Blue Jean arrives in UK cinemas on February 24th 2023.
Jean has plenty of reasons to be blue. Although she loves her job as a PE teacher in a Tyneside secondary school, every day is a test of her nerves. It’s 1988, and neither her colleagues nor her students know she’s a lesbian.
As news of what would eventually become Section 28 filters in and out of the background, Rosy McEwen plays Jean as someone so knotted with tension that it’s unclear if she’s even fully conscious of its effects. She’s forever playing possum, always alert to a whispered comment or the twitch of a curtain but resisting any impulse to react – even openly acknowledging the source of the stress she’s living through would make everything exponentially worse. Of course, things do get worse when shy newcomer Lois (Lucy Halliday) joins the school and becomes the target of homophobic bullying by her fellow students, antipathy from other teachers and wary, conflicted concern from Jean herself.
Blue Jean is not a film about the past. Setting it in 1988 is just a return to the original site of the crater we’ve been living in ever since. Section 28 may have been repealed in the early 2000s, but its legacy has been nothing short of catastrophic. It deprived queer students of a meaningful education about their history and lives, including specific advice on protecting themselves against HIV. Not only that, by effectively gagging teachers, it has left the education sector with little to no accumulated experience in how to help queer students with the challenges they face.
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Sadly, there will be plenty of viewers who know first-hand that the largely ineffectual approach to bullying taken by teaching staff in the film, including Jean herself, to a certain extent, is not something that was left behind in the eighties, along with video arcades and shoulder pads.
There are other moments in the film that lean on conflicts that have become more prominent in the wider queer community of the present day. Jean’s sister insists on displaying a photo from Jean’s wedding day despite knowing that Jean doesn’t want to be reminded of her marriage to her unseen ex-husband. This calls to mind the reactions newly-out trans people might face from family members. Meanwhile, Viv (Kerrie Hayes), Jean’s girlfriend, challenges the idea that Jean can exist as an island in her own identity as a means of protecting herself from the drip-feed of low-level hostility she faces every day. What kind of example, she asks, is Jean setting for her students if she cannot stand in her own truth?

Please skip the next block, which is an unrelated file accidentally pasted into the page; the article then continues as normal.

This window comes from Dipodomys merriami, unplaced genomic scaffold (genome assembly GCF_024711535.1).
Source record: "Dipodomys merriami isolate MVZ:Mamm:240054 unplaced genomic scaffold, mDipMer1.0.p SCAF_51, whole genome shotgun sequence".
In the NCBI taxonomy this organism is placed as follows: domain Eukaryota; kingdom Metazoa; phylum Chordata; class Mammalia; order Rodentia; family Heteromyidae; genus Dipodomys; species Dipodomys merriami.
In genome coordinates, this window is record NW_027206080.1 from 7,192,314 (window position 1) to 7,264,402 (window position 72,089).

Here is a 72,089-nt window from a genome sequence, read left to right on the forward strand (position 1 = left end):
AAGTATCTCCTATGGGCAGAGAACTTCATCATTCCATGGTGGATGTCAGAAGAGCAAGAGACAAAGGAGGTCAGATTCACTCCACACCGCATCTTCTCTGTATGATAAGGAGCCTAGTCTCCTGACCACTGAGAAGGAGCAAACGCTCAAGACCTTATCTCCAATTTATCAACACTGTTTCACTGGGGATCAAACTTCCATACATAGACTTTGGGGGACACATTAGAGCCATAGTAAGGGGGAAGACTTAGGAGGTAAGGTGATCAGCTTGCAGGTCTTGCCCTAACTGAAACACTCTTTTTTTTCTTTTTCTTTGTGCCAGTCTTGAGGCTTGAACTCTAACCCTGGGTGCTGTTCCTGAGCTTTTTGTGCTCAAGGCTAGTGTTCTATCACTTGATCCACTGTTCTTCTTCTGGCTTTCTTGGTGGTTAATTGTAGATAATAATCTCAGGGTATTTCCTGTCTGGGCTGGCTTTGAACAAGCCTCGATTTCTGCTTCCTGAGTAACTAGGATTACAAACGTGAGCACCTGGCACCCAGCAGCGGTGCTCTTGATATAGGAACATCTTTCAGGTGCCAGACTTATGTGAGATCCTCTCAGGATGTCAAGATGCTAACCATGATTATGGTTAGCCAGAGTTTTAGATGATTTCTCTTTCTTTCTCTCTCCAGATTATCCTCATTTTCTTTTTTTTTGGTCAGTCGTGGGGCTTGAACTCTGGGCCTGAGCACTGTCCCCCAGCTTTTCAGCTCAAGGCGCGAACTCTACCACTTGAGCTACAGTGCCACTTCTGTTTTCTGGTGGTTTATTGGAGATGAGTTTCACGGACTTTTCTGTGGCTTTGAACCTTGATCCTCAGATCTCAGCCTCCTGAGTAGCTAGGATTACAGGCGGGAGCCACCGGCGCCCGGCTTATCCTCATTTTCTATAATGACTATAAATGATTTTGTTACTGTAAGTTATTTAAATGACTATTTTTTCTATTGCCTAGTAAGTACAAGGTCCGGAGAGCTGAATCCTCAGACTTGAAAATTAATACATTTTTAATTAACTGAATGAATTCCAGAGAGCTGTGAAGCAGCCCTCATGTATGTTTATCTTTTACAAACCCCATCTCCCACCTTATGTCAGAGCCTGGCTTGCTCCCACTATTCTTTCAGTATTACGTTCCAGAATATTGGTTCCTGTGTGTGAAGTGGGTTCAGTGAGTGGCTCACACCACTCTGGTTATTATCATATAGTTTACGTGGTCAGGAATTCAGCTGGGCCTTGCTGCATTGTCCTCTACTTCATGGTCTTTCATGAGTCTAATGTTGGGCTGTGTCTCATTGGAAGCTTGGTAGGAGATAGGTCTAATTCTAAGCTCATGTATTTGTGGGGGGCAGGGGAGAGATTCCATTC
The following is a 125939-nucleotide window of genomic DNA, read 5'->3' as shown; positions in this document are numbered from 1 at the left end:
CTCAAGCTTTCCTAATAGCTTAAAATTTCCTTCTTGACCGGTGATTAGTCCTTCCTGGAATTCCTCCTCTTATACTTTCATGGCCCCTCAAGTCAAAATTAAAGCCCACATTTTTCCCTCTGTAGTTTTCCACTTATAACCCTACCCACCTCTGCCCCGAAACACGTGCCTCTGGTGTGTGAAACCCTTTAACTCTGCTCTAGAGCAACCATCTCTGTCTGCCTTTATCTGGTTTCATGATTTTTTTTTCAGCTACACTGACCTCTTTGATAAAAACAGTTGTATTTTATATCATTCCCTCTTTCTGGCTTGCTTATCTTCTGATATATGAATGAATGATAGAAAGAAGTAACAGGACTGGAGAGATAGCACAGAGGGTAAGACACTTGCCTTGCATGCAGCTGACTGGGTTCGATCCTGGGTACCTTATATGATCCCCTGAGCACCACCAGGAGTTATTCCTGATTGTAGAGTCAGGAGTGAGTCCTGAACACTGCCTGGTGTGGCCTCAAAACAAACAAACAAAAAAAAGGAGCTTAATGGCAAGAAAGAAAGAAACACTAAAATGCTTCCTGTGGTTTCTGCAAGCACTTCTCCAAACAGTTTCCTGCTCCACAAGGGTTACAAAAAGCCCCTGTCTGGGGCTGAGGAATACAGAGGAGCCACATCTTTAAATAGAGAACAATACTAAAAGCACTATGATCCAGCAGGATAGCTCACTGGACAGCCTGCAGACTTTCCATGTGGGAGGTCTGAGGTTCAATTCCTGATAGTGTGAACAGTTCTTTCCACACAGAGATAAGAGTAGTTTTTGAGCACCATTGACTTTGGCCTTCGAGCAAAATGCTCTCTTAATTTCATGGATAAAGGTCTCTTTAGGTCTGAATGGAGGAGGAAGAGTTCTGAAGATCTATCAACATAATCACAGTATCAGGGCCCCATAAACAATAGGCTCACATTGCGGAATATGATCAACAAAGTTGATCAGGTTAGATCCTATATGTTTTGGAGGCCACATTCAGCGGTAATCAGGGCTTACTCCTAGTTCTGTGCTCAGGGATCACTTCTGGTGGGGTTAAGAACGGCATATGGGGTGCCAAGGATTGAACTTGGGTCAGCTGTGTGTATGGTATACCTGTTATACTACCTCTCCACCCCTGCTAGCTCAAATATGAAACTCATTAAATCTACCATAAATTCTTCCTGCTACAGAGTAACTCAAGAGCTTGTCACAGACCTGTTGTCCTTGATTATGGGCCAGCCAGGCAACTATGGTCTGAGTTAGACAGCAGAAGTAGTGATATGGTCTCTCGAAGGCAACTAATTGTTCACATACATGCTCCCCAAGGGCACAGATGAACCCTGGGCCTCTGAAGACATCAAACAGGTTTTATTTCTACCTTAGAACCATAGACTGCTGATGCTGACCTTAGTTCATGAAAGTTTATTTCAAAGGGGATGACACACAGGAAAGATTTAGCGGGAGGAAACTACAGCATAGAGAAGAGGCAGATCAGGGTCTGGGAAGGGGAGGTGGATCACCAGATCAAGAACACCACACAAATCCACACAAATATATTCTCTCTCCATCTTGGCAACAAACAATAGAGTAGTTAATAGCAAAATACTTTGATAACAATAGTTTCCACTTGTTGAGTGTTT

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Stylistically, Blue Jean draws on conventions that were popular at the time of its setting. By and large, it would not look out of place amongst the Film4 or Screen Two films that were being produced in the eighties and nineties. However, without that television-based sensibility, there are points where the film lingers too long on interstitial material, whereas the likes of Antonia Bird or Beeban Kidron might have opted to keep things moving at a slightly faster pace.
With many scenes outside the school taking place in the stark urban night, the film could be considered a spiritual successor to Nighthawks, a 1978 film directed by Ron Peck about the daily life of a gay teacher, which also had a somewhat ambient take on telling its story through a social realist lens. In its reanimation of the not-so-distant past, Blue Jean delivers a stark warning not to perpetuate the comfortable lie that the dark days of homophobia are behind us.
The story could probably stand a slightly pacier edit, even at a rather skimpy 97 minutes. But In its reanimation of the not-so-distant past, Blue Jean delivers a stark warning not to perpetuate the comfortable lie that the dark days of homophobia are behind us.